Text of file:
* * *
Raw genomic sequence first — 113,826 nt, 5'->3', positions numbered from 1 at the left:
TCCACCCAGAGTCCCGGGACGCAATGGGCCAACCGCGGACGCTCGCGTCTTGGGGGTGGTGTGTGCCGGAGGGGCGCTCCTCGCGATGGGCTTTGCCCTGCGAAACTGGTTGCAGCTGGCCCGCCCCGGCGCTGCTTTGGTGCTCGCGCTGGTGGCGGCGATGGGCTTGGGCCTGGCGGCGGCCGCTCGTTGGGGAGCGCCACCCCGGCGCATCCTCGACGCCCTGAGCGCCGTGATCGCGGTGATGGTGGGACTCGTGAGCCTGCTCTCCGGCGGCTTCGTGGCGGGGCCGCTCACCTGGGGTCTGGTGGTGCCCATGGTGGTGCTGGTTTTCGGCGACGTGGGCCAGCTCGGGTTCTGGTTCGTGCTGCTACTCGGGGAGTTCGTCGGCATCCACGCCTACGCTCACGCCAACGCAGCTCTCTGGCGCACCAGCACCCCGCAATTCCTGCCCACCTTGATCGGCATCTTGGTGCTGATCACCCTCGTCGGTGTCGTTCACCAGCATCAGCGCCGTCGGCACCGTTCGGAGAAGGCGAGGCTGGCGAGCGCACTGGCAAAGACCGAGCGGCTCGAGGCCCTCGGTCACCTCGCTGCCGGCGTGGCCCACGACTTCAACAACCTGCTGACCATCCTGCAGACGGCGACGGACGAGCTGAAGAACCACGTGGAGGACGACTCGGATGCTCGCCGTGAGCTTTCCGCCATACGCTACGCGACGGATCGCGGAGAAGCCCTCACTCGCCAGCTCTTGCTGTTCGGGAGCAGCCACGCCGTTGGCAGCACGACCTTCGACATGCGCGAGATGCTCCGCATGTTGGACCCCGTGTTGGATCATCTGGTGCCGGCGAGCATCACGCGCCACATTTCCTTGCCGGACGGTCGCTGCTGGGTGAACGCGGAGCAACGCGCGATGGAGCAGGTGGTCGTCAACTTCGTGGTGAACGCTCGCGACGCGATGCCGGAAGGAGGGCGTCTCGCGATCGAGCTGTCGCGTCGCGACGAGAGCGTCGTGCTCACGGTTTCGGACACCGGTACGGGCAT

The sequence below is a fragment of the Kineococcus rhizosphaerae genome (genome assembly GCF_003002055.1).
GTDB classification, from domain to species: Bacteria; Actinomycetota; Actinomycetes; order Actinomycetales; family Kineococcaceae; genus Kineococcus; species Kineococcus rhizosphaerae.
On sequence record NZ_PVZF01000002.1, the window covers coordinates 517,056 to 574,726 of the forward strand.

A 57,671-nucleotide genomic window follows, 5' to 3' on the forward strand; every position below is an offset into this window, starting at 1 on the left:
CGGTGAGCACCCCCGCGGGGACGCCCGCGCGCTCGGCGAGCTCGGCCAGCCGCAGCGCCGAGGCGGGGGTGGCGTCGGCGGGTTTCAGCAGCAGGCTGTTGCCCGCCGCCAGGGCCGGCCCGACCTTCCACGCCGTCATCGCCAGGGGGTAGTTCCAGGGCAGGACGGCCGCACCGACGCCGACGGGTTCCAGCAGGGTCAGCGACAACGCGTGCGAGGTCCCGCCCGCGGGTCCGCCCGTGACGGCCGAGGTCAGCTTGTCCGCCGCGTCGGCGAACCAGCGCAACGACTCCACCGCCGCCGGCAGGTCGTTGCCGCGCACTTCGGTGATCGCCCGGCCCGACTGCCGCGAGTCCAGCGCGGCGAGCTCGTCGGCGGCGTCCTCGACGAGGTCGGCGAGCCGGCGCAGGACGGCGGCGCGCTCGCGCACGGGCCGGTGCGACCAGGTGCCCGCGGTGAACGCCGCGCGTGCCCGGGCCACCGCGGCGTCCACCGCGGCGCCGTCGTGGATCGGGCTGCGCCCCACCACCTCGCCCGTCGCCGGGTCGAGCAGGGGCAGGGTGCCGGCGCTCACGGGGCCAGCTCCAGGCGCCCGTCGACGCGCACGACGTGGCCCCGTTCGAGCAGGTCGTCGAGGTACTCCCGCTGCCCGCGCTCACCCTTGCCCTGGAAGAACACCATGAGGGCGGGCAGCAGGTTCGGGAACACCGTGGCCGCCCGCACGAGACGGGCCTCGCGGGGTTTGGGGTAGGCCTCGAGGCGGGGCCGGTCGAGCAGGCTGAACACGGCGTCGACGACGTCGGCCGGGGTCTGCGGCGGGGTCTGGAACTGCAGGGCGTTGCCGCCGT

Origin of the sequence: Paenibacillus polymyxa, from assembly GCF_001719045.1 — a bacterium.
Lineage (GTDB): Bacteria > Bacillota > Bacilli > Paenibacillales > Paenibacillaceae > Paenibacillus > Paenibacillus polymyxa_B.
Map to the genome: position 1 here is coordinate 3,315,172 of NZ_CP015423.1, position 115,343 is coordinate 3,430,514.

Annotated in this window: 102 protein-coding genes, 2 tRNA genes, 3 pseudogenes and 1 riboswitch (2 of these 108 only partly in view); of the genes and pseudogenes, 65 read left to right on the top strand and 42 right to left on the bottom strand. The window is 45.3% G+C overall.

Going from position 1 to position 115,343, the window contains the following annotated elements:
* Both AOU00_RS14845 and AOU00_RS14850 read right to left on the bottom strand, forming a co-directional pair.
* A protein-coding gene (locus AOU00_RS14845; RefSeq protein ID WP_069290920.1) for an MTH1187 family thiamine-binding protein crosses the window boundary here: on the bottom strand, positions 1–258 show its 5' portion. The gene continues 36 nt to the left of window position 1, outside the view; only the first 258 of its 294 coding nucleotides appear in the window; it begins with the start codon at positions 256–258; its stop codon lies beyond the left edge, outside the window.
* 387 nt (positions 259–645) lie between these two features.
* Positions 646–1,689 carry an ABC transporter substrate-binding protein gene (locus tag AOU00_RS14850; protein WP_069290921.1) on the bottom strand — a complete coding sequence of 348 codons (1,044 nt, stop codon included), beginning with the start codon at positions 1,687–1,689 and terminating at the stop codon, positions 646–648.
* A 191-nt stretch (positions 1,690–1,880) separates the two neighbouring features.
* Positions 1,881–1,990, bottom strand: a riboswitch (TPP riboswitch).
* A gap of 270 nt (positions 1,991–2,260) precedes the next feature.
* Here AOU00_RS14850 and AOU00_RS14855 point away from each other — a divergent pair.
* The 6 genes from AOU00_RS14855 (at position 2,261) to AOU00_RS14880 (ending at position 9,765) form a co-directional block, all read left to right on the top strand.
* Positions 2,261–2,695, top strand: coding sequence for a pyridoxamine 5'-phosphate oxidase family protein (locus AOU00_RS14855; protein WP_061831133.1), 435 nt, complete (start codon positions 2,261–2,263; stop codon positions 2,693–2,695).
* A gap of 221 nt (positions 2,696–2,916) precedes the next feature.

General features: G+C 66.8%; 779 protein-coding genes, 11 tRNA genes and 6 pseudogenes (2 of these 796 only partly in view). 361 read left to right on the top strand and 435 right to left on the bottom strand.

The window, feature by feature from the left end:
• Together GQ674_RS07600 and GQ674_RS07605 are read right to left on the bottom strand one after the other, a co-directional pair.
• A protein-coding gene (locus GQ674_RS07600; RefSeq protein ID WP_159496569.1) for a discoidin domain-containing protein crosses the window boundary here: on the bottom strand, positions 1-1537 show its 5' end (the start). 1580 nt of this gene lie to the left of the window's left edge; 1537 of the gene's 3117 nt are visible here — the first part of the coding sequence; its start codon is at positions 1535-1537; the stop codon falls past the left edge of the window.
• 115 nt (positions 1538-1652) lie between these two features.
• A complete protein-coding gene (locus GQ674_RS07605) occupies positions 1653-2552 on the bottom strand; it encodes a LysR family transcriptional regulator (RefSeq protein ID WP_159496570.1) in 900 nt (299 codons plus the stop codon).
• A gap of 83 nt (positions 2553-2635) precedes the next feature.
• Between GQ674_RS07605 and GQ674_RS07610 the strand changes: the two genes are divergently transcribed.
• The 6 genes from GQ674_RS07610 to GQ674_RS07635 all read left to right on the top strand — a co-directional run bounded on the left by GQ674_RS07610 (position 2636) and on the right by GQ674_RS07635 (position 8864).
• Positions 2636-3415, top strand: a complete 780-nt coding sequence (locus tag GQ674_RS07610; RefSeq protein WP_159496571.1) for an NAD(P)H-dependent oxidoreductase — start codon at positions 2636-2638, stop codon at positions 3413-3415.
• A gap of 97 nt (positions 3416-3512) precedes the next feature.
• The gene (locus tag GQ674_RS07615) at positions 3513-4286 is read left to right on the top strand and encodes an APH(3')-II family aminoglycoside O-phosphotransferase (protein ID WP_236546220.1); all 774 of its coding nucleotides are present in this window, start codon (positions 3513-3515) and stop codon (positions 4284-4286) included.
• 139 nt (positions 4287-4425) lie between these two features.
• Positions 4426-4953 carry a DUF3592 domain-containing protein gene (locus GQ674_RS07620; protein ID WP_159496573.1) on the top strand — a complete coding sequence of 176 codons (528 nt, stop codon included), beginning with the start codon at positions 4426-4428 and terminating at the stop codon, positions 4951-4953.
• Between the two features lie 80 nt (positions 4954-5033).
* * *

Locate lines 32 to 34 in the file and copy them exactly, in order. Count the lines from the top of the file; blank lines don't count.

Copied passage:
• The 6 genes from GQ674_RS07610 to GQ674_RS07635 all read left to right on the top strand — a co-directional run bounded on the left by GQ674_RS07610 (position 2636) and on the right by GQ674_RS07635 (position 8864).
• Positions 2636-3415, top strand: a complete 780-nt coding sequence (locus tag GQ674_RS07610; RefSeq protein WP_159496571.1) for an NAD(P)H-dependent oxidoreductase — start codon at positions 2636-2638, stop codon at positions 3413-3415.
• A gap of 97 nt (positions 3416-3512) precedes the next feature.